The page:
http://ap.ohchr.org/documents/dpage_e.aspx?si=A/ HRC/34/48 10

Written by Laurent Gaberell, Director of Agriculture, Biodiversity and Intellectual Property at Swiss NGO Public Eye 6


NEW EPA REVERSES PLANNED CHLORPYRIFOS BAN IN THE US Medha Chandra is PAN North America's Campaign Coordinator. Her work focuses on pesticide impacts on maternal and children’s health as well as international pesticide campaigns. She works closely with network members from other PAN regional centres around the world. Follow @ChandraMedha

The organophosphate pesticide chlorpyrifos was banned from residential use in the US more than 17 years ago because of its toxicity, particularly for children. But an estimated seven million pounds of the chemical continues to be used in food production across the country each year. Families and teachers in rural communities, public health experts and activists across the US have been trying for years to get this pesticide banned. And in response to a 2007 lawsuit by PAN North America and our partners, the Environmental Protection Agency (EPA) was poised to withdraw all use in food production of this neurotoxic chemical in March 2017. However, under the new administration, with Scott Pruitt at the helm, EPA refused to finalize the planned ban, claiming the science is “unresolved,”1 and announced it would study the issue until 2022. That decision came weeks after Administrator Pruitt met secretly with the head of chlorpyrifos manufacturer Dow Chemical.2

have raised concerns about continued use of this pesticide, summarised in this recent statement:

“Multiple epidemiological and toxicological studies indicate that children who have had in-utero exposure to organophosphate pesticides such as chlorpyrifos in both urban and Well-documented health harms The hazards of chlorpyrifos3 are well known, agricultural settings are at increased risk for abnormal neurodevelopment backed by a compelling body of rigorous, with persistent loss of intelligence and peer-reviewed scientific studies4. abnormalities of behavior.” Even at extremely low levels, prenatal and early childhood exposures to chlorpyrifos In addition to developmental harms, onare associated with long-lasting effects, the-job farmworker exposures are also including poorer perceptual reasoning, known to be problematic, as illustrated working memory and intellectual by several recent cases in California of development. Several studies suggest that the risks of children developing autism5 and chlorpyrifos drifting from nearby fields and sending dozens of workers to the hospital6, ADHD go up significantly with prenatal some fainting and vomiting. exposure to the pesticide. Health professional organizations such as the American Academy of Pediatrics (AAP)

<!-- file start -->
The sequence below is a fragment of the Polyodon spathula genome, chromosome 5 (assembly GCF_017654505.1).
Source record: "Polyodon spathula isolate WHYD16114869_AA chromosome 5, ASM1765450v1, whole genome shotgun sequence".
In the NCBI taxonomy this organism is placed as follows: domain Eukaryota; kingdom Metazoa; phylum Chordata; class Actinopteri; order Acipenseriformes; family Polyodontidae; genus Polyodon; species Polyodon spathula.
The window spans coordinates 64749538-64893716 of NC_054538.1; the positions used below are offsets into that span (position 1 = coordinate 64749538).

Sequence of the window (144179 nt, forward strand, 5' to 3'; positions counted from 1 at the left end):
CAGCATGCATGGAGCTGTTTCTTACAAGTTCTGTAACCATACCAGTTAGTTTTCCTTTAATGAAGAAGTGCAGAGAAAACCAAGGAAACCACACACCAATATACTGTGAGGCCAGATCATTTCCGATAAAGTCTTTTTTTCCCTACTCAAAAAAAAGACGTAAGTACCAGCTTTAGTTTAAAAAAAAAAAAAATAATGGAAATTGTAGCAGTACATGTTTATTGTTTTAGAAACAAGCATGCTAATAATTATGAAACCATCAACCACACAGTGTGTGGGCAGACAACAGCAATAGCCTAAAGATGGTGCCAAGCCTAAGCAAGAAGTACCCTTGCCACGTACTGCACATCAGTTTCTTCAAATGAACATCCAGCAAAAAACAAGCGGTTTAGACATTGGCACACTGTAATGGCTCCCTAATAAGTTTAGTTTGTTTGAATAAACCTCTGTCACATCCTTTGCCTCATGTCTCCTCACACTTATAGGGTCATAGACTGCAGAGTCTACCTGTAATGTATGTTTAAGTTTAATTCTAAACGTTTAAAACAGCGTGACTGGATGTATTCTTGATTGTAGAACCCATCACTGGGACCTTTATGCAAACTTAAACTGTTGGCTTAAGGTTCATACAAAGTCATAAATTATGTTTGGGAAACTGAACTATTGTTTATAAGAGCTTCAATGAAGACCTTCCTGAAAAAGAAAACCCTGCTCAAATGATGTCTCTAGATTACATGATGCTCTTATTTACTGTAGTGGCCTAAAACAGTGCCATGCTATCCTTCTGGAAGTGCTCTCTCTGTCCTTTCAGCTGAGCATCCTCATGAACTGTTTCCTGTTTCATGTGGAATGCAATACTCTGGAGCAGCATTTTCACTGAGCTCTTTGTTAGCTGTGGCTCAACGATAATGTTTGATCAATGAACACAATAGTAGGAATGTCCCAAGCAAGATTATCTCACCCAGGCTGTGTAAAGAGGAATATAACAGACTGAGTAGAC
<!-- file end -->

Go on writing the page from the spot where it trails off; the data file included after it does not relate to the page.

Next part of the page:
continued... 7


US ban on chlorpyrifos (continued...) EPA: Too slow, too compromised